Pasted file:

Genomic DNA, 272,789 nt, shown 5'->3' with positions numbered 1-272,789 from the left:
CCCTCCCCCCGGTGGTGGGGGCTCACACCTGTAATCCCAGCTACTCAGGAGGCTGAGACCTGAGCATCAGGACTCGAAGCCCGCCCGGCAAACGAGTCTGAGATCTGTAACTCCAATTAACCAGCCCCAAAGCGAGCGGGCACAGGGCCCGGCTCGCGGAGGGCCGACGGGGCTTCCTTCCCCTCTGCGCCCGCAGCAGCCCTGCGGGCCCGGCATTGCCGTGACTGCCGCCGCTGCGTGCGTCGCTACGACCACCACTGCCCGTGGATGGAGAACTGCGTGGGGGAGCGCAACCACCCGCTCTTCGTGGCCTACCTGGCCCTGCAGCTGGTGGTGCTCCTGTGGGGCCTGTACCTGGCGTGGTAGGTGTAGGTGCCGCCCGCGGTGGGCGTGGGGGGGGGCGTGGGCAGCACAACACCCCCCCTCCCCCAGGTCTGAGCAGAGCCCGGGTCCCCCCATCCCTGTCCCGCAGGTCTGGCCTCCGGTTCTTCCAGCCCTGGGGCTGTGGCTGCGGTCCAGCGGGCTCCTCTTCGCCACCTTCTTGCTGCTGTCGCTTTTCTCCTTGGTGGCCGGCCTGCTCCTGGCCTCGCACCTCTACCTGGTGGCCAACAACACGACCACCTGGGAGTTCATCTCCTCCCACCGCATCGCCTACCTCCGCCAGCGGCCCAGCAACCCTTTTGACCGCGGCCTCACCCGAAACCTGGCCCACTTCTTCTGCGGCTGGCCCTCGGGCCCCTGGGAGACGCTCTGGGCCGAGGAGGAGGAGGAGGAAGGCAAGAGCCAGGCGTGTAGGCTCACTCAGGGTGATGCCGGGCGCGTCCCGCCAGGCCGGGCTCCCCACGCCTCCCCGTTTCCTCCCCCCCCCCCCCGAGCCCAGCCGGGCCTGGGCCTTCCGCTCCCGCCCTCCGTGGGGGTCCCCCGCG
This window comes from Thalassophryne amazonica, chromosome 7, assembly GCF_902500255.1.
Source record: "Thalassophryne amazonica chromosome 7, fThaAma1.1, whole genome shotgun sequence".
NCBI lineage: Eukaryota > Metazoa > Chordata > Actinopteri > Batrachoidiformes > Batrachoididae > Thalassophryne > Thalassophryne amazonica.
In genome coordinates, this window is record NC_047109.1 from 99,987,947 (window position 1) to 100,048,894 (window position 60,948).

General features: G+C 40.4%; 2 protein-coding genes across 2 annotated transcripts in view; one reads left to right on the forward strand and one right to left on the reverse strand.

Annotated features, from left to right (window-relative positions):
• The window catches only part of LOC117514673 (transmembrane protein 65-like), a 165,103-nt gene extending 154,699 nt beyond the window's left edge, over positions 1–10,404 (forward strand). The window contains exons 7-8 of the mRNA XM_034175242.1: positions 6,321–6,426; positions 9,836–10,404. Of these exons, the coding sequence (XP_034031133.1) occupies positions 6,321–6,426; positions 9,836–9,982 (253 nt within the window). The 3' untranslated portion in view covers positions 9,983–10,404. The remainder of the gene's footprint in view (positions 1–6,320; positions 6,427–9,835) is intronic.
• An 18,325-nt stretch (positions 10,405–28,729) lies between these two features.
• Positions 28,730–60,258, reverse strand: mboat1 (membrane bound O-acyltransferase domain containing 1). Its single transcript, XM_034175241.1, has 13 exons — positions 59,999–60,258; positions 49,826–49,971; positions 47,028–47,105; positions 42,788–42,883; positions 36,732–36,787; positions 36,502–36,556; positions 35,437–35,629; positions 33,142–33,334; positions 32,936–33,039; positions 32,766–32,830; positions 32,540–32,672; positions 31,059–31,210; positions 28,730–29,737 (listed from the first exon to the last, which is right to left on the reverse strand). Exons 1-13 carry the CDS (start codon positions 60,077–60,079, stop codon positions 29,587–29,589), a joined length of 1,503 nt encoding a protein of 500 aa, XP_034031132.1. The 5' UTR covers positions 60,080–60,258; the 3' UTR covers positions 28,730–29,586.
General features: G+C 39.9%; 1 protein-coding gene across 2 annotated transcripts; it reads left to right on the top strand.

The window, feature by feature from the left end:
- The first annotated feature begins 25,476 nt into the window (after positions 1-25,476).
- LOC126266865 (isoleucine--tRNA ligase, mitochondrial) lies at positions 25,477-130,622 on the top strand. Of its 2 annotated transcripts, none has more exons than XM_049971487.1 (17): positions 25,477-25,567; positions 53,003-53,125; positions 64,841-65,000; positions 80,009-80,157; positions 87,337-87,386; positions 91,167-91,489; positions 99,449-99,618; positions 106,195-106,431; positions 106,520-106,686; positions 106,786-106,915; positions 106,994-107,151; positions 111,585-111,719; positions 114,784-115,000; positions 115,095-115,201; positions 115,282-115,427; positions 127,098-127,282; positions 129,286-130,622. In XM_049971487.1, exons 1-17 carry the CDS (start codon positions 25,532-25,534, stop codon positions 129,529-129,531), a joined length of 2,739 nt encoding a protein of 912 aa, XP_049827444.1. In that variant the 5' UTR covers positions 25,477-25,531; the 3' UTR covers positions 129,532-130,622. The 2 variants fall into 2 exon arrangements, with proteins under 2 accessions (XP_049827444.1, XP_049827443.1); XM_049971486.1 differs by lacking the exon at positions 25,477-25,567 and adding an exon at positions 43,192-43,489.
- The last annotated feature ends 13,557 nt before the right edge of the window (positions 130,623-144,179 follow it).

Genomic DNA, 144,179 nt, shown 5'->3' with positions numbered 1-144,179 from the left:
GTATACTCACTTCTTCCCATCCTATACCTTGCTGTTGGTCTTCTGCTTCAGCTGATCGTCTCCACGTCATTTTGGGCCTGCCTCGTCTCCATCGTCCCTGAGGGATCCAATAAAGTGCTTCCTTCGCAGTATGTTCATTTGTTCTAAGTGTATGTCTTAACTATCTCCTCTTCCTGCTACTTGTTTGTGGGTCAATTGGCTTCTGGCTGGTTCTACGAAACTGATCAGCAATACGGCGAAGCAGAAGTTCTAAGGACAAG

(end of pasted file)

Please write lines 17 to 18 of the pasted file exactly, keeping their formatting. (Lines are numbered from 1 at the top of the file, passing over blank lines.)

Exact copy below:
Genomic DNA, 144,179 nt, shown 5'->3' with positions numbered 1-144,179 from the left:
GTATACTCACTTCTTCCCATCCTATACCTTGCTGTTGGTCTTCTGCTTCAGCTGATCGTCTCCACGTCATTTTGGGCCTGCCTCGTCTCCATCGTCCCTGAGGGATCCAATAAAGTGCTTCCTTCGCAGTATGTTCATTTGTTCTAAGTGTATGTCTTAACTATCTCCTCTTCCTGCTACTTGTTTGTGGGTCAATTGGCTTCTGGCTGGTTCTACGAAACTGATCAGCAATACGGCGAAGCAGAAGTTCTAAGGACAAG